Visual Studio App Center Ties In to GitHub
Microsoft announced Visual Studio App Center, its cloud-based lifecycle management service for mobile and other apps, has partnered with the GitHub development platform for continuous integration (CI) and other services.
App Center provides CI, building, testing, deployment and other automated services for iOS, Android and other apps, including Windows and macOS. By connecting such apps to project repositories, developers can build in the Azure cloud, test on real devices, distribute apps to testers and app stores and so on.
Leveraging a new GitHub Checks API, that will be even easier with the GitHub platform, known for housing hundreds of thousands of open source and other code repositories.
Just announced this week as a public beta, the Checks API provides more information beyond simple binary pass/fail build status reports, such as integrated rich status data, annotated lines of code providing more detailed information and more.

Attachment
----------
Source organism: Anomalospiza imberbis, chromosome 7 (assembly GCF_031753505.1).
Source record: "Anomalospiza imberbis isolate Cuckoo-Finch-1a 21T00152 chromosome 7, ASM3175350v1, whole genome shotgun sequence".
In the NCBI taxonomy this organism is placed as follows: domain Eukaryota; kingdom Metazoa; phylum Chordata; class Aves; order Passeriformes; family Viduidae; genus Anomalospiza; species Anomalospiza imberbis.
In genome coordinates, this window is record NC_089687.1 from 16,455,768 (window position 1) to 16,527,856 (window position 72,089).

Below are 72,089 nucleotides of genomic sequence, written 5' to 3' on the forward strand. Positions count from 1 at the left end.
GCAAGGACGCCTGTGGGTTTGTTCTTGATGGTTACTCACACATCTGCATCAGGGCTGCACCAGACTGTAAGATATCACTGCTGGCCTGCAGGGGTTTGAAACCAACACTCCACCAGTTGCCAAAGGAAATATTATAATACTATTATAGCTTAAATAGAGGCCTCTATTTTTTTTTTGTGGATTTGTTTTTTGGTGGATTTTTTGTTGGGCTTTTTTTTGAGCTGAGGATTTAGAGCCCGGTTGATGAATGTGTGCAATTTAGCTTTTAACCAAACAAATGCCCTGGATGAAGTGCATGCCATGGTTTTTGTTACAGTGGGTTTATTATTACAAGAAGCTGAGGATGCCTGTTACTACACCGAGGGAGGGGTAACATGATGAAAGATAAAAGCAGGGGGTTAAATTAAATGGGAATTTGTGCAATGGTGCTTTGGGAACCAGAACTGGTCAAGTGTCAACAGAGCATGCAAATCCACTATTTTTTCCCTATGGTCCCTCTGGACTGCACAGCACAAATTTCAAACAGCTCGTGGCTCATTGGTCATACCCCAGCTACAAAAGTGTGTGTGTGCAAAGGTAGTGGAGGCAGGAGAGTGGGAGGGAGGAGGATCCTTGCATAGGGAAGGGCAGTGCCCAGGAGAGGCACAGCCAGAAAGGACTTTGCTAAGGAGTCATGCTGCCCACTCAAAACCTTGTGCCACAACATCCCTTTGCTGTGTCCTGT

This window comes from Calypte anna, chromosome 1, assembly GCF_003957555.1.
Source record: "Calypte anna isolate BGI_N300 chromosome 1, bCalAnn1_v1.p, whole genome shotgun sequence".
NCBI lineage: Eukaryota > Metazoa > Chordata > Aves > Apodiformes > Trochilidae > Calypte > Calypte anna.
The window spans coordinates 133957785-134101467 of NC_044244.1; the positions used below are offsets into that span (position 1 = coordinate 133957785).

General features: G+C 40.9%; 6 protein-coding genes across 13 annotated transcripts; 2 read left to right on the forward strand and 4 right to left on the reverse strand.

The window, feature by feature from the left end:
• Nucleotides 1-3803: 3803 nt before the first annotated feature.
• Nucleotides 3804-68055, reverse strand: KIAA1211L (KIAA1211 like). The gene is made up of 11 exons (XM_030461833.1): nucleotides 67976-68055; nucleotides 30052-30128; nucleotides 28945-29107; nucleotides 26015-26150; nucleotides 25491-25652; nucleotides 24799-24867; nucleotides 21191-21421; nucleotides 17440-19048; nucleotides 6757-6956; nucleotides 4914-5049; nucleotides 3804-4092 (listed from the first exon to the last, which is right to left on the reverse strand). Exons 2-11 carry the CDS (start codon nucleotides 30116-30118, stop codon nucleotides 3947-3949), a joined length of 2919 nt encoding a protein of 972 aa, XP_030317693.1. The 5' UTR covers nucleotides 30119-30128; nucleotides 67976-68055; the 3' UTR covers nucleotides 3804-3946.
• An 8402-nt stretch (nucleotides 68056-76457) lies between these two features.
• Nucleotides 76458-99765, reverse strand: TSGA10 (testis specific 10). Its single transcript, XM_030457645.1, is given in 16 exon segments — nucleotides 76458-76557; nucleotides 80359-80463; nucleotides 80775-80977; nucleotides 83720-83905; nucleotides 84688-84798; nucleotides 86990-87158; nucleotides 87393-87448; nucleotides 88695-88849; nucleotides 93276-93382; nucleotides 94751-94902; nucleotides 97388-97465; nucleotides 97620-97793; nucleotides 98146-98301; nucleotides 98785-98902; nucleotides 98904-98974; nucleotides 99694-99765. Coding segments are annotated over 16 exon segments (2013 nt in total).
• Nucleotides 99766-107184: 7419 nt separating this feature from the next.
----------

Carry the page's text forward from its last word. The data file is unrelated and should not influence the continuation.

For App Center developers, this functionality is streamlined via the new Visual Studio App Center app available in the GitHub Marketplace.
The new integration between App Center and GitHub means developers building apps for iOS, Android, Xamarin and React Native that use mobile repositories on GitHub can install the App Center GitHub app and take advantage of the new Checks API. "Connect your GitHub account to App Center with just a few clicks and start building your code," Microsoft said in a blog post. "GitHub will notify you when it detects you have a mobile project, so you can enable CI on the repository and start automating your process."
The GitHub Check API also integrates with other continuous integration tools, such as Travis CI, CircleCI and even Microsoft's Outlook.
For its part, Microsoft said, "We designed App Center to simplify and automate the tricky, manual steps of mobile development. After connecting a GitHub repo to App Center, developers can configure apps to build on commit, test automatically on thousands of real devices, distribute to beta testers, collect analytics and crash reports, and even upload to app stores when ready for release.
"All of this is orchestrated within GitHub via the new Checks API, displaying App Center activity on pull requests so developers can keep their entire workflow within GitHub, staying focused on code and automating the rest."
The GitHub App Center tool is free for all projects, with monthly fees imposed for build concurrencies with unlimited hours and another plan that combines two build concurrencies with one test device concurrency.
David Ramel is the editor of Visual Studio Magazine.